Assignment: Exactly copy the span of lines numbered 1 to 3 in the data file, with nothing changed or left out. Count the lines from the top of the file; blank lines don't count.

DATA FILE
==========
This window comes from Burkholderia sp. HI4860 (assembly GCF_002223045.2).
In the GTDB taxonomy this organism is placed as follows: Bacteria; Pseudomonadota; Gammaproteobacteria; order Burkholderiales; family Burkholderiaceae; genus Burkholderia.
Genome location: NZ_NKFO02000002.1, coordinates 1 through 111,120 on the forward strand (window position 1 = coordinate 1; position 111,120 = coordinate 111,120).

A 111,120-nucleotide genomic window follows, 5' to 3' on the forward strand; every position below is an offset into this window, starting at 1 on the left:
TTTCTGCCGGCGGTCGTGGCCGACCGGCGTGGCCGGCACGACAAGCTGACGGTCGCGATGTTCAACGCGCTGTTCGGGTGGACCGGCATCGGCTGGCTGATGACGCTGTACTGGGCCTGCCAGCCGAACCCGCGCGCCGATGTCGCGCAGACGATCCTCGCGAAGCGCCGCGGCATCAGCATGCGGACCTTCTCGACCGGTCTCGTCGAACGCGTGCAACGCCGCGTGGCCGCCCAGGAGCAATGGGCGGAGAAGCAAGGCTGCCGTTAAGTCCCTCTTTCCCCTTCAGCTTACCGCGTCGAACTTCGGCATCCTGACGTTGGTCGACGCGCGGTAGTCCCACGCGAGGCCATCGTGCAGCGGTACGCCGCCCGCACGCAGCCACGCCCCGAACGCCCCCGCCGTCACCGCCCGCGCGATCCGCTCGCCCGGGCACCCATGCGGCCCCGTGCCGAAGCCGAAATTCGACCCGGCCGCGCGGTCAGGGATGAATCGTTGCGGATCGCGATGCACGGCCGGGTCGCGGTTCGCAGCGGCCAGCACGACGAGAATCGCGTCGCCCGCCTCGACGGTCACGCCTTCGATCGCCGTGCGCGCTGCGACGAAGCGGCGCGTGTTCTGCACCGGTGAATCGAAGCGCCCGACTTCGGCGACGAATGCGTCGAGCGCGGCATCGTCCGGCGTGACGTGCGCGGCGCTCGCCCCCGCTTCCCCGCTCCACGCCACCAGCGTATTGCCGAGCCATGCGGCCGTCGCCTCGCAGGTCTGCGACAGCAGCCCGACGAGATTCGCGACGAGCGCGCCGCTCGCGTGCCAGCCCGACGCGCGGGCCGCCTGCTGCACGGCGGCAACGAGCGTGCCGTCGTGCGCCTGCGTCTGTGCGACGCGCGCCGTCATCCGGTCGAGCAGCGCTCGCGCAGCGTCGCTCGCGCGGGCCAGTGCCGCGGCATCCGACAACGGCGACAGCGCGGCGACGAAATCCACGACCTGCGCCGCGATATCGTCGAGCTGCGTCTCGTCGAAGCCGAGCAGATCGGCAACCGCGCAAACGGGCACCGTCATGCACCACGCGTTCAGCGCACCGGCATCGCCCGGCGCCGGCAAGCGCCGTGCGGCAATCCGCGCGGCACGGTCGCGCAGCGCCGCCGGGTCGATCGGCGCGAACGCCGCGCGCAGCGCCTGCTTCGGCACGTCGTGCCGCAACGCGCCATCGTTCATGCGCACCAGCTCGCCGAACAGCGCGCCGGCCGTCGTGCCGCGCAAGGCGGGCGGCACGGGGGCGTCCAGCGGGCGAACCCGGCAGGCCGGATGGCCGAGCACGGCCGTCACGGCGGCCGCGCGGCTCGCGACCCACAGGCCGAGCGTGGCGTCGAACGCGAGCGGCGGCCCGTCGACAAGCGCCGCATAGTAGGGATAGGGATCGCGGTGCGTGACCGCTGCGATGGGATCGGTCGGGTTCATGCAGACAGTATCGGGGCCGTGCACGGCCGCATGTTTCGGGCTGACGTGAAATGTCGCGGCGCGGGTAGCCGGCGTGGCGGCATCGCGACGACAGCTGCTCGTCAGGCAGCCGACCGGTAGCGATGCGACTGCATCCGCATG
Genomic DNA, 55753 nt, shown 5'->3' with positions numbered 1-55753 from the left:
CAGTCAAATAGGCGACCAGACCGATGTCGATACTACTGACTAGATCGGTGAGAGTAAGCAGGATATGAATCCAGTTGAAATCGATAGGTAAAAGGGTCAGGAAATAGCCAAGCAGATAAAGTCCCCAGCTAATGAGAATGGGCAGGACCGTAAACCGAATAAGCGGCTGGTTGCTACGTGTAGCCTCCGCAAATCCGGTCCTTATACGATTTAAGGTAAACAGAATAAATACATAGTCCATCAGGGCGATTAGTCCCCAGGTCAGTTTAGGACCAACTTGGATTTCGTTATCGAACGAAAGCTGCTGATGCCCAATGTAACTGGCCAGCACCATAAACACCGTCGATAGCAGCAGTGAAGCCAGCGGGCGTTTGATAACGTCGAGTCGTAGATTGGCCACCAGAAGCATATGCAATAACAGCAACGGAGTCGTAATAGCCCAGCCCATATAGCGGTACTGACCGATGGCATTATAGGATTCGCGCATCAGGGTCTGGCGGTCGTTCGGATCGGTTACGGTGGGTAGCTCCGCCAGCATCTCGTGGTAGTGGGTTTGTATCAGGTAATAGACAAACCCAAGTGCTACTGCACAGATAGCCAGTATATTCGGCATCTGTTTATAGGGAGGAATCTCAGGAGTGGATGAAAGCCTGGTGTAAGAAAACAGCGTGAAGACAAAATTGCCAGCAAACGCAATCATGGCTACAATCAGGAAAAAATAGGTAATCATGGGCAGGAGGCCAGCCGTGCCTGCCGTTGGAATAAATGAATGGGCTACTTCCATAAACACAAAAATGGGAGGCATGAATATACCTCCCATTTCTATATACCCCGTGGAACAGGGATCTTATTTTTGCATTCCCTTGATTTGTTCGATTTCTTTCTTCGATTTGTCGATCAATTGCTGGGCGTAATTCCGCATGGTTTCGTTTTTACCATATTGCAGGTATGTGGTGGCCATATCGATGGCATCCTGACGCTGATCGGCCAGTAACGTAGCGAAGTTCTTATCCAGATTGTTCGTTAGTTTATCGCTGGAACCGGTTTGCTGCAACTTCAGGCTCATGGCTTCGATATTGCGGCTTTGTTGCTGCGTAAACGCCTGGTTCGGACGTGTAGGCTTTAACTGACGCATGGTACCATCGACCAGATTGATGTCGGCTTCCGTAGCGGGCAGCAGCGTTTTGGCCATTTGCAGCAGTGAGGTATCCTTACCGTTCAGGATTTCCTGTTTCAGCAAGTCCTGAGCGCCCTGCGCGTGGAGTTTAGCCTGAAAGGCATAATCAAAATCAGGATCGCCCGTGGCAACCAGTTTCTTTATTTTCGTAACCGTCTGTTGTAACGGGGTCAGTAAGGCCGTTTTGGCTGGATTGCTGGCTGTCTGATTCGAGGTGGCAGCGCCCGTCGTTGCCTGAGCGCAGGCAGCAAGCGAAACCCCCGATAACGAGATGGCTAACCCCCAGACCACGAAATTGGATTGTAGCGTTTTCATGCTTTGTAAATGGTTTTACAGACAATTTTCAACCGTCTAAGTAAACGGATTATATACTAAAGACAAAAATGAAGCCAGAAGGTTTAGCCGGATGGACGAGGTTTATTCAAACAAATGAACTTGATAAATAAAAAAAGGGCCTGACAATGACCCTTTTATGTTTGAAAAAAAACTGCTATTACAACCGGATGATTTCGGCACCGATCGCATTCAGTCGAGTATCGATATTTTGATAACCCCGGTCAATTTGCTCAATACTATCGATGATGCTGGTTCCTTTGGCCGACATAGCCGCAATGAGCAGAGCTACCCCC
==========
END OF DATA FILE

This window comes from Burkholderia sp. HI4860 (assembly GCF_002223045.2).
In the GTDB taxonomy this organism is placed as follows: Bacteria; Pseudomonadota; Gammaproteobacteria; order Burkholderiales; family Burkholderiaceae; genus Burkholderia.
Genome location: NZ_NKFO02000002.1, coordinates 1 through 111,120 on the forward strand (window position 1 = coordinate 1; position 111,120 = coordinate 111,120).